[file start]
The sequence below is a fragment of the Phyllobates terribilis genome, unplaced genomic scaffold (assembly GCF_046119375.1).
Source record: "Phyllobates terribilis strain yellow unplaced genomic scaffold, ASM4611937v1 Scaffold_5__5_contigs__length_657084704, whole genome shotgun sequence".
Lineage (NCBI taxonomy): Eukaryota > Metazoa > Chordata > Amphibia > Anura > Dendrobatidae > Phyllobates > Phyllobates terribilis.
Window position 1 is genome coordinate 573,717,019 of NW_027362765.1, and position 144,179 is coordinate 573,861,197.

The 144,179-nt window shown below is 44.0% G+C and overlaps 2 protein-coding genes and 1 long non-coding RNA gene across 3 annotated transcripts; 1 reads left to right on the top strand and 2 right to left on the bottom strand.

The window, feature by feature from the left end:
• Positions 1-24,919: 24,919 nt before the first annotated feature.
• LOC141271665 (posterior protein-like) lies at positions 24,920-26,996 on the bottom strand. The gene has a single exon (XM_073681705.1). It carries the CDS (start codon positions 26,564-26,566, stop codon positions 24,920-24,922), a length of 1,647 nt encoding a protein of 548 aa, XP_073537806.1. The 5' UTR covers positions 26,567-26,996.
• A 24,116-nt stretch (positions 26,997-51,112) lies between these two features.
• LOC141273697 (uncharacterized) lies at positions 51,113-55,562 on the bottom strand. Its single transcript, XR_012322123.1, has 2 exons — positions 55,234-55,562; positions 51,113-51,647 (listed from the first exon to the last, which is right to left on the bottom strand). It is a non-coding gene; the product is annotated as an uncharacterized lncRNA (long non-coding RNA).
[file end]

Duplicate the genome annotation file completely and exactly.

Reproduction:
The sequence below is a fragment of the Phyllobates terribilis genome, unplaced genomic scaffold (assembly GCF_046119375.1).
Source record: "Phyllobates terribilis strain yellow unplaced genomic scaffold, ASM4611937v1 Scaffold_5__5_contigs__length_657084704, whole genome shotgun sequence".
Lineage (NCBI taxonomy): Eukaryota > Metazoa > Chordata > Amphibia > Anura > Dendrobatidae > Phyllobates > Phyllobates terribilis.
Window position 1 is genome coordinate 573,717,019 of NW_027362765.1, and position 144,179 is coordinate 573,861,197.

The 144,179-nt window shown below is 44.0% G+C and overlaps 2 protein-coding genes and 1 long non-coding RNA gene across 3 annotated transcripts; 1 reads left to right on the top strand and 2 right to left on the bottom strand.

The window, feature by feature from the left end:
• Positions 1-24,919: 24,919 nt before the first annotated feature.
• LOC141271665 (posterior protein-like) lies at positions 24,920-26,996 on the bottom strand. The gene has a single exon (XM_073681705.1). It carries the CDS (start codon positions 26,564-26,566, stop codon positions 24,920-24,922), a length of 1,647 nt encoding a protein of 548 aa, XP_073537806.1. The 5' UTR covers positions 26,567-26,996.
• A 24,116-nt stretch (positions 26,997-51,112) lies between these two features.
• LOC141273697 (uncharacterized) lies at positions 51,113-55,562 on the bottom strand. Its single transcript, XR_012322123.1, has 2 exons — positions 55,234-55,562; positions 51,113-51,647 (listed from the first exon to the last, which is right to left on the bottom strand). It is a non-coding gene; the product is annotated as an uncharacterized lncRNA (long non-coding RNA).